We pilots tend to have “can do” personalities and despite our best intentions, there are times our goals can blind us to the dangers we face. Here again, we in business aviation have added challenges. Our destinations are quite often new to us. The process of landing is complicated by the task of having to find an unfamiliar airport.
On August 15, 2019, a crew flying a Citation Latitude crashed at Elizabethton Municipal Airport (OA9), Tennessee, following an approach that included flight at the maximum allowed gear and flap speeds, descent rates of 1,500 feet per minute, and a touchdown that was 18 knots too fast. At one point the PF/SIC asked the PM/PIC, “Do I need to go around?” The PM/PIC’s answer was, “No.” It is clear from videos of the aftermath that the occupants were lucky to have survived. During a post-accident interview, the PM/PIC was asked if he thought the approach was stabilized; he said no. It appears that when consumed by the task of approach and landing, pilots can fixate on the goal at the expense of SOPs. We “lock” onto our target until getting to the target.
Not prepared to go around when the time comes.
A final issue that seems to vex us in the heat of the moment is that we are not mentally prepared to switch from “I am landing an airplane” mode to “I am going around” mode. The mental horsepower needed to fly an approach to landing is obviously considerable, even on a low-pressure, routine flight. If things become tense, switching from “I am landing” to “I am going around” suddenly can be almost impossible if we don’t prepare ourselves for the possibility.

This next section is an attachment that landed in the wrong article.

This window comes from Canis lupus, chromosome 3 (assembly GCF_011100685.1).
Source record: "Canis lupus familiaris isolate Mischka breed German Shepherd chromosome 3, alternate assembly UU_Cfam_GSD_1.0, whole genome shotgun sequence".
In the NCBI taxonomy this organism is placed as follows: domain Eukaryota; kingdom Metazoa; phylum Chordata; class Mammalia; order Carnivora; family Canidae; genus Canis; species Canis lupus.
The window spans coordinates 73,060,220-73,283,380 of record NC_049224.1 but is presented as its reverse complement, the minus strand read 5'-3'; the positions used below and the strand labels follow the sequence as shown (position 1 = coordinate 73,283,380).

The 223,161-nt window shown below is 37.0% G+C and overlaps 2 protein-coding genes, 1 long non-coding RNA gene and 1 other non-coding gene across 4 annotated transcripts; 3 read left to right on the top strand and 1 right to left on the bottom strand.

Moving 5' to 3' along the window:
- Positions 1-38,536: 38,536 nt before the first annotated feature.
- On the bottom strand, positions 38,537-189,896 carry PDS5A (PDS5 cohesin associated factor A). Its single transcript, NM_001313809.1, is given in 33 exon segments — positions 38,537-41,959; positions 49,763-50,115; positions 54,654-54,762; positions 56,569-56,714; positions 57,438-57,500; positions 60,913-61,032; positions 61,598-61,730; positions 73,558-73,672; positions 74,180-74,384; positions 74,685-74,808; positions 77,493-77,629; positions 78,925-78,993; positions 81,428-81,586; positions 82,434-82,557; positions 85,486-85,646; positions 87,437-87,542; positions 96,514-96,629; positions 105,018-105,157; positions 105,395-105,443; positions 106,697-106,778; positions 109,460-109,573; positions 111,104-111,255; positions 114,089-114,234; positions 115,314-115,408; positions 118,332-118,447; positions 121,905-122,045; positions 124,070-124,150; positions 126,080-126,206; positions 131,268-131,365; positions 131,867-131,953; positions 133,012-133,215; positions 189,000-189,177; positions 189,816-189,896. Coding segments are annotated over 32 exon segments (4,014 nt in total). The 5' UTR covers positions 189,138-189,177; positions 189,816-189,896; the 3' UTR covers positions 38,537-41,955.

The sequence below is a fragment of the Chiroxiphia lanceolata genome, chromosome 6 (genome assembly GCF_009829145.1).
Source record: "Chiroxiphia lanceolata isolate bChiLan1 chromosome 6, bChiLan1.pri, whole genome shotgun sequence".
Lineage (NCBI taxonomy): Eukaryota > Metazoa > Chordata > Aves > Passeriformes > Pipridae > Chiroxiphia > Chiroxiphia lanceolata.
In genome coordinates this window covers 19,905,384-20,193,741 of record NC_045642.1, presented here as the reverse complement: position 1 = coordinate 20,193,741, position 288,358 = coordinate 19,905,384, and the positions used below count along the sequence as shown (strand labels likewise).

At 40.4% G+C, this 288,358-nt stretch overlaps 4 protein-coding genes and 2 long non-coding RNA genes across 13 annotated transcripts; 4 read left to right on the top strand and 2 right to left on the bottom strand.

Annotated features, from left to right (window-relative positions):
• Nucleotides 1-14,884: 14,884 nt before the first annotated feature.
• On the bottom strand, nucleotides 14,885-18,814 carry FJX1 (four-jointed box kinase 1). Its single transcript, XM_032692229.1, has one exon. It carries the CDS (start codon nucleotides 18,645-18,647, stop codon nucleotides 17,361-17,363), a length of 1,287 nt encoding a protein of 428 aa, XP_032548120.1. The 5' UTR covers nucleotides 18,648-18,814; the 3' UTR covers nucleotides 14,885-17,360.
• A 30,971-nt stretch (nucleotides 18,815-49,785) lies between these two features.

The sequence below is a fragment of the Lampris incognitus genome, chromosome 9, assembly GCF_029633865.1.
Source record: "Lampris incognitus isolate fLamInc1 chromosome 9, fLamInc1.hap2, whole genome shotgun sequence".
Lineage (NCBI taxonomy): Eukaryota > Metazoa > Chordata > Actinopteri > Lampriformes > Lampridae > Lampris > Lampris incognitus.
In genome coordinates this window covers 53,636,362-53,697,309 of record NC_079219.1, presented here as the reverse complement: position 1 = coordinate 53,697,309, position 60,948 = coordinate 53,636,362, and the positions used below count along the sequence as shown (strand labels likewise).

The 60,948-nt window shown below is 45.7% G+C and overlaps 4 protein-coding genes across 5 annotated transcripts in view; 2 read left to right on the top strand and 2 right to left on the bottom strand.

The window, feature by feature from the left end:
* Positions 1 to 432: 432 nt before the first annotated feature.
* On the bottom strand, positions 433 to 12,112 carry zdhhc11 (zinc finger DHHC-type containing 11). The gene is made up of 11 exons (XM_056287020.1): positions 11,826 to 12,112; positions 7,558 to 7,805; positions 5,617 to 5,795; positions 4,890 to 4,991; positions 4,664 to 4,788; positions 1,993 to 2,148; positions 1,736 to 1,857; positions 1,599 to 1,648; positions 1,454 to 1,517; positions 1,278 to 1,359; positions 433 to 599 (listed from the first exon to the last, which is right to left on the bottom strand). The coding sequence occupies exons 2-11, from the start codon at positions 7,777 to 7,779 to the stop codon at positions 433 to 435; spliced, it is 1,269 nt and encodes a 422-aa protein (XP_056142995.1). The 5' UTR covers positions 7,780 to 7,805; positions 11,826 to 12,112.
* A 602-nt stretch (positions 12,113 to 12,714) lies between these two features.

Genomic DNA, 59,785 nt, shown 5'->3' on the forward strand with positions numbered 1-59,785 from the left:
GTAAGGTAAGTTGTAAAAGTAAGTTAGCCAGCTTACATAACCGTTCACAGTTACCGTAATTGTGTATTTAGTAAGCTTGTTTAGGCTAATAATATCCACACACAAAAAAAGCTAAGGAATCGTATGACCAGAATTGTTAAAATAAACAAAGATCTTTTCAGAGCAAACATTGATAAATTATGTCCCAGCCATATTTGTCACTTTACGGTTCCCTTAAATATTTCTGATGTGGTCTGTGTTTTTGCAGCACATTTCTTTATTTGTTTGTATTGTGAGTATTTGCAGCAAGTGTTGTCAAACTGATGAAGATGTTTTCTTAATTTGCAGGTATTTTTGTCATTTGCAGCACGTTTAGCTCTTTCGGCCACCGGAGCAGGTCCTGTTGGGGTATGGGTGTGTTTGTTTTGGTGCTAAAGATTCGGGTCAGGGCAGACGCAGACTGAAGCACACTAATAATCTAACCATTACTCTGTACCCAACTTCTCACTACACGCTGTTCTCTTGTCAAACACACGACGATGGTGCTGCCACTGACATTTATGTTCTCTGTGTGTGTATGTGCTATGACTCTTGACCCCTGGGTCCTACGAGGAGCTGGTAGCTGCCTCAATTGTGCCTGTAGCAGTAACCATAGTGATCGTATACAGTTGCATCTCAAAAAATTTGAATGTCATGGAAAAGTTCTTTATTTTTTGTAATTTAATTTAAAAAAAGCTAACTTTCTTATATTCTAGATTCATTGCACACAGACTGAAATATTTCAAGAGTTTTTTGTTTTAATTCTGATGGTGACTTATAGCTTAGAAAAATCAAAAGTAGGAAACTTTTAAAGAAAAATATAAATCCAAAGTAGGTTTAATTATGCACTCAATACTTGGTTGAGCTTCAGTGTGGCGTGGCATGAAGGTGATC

On March 5, 2000, a crew flying a Southwest Airlines Boeing 737 to Burbank Airport (KBUR), California, was set up by air traffic control with the proverbial “slam dunk” approach. They were held up high and asked to keep a higher-than-normal speed until late in the approach. Despite very robust stabilized approach SOPs, the crew fixated on the task at hand and never considered going around. The first officer remembers hearing the Ground Proximity Warning System “sink rate” and “pull up” calls, but believed the captain was correcting. The airplane touched down at 182 knots after consuming 3,000 feet of runway in the flare. While all on board survived, the aircraft was destroyed.
The solution that has gone unnoticed (by many)
Most of us pilots do not view our current stabilized approach criteria as credible. We think we can save approaches that are unstable as judged by these criteria. And we are not mentally prepared to go around from unstable approaches by the time the need becomes apparent. But perhaps even more alarming than all that, many of us seemed resigned to this state of affairs.
I was resigned to the way we’ve always done it too, until my eyes were opened during a talk given at the 2021 NBAA Business Aviation Convention & Exhibition. Charlie Precourt, retired space shuttle pilot and current Citation Jet Pilots Association Safety Committee Chairman, outlined the problem and unveiled a solution that seemed to reinvent the idea of how to evaluate a stabilized approach. I told him it was the solution I had been looking for all these years. He modestly told me it had all been laid out by the 2017 Flight Safety Foundation Go-Around Decision-Making and Execution Project. I read that report years ago but apparently tuned it out as just another explanation of the same old solution. Precourt’s dynamic presentation gave life to the 54-page report and will forever change the way I fly airplanes. He cautioned me that the method should be tailored to aircraft type. I’ve done that for my Gulfstream GVII, but I believe this method should work for any business jet. I think it will also work for smaller and larger aircraft but encourage you to read the 2017 report for yourself.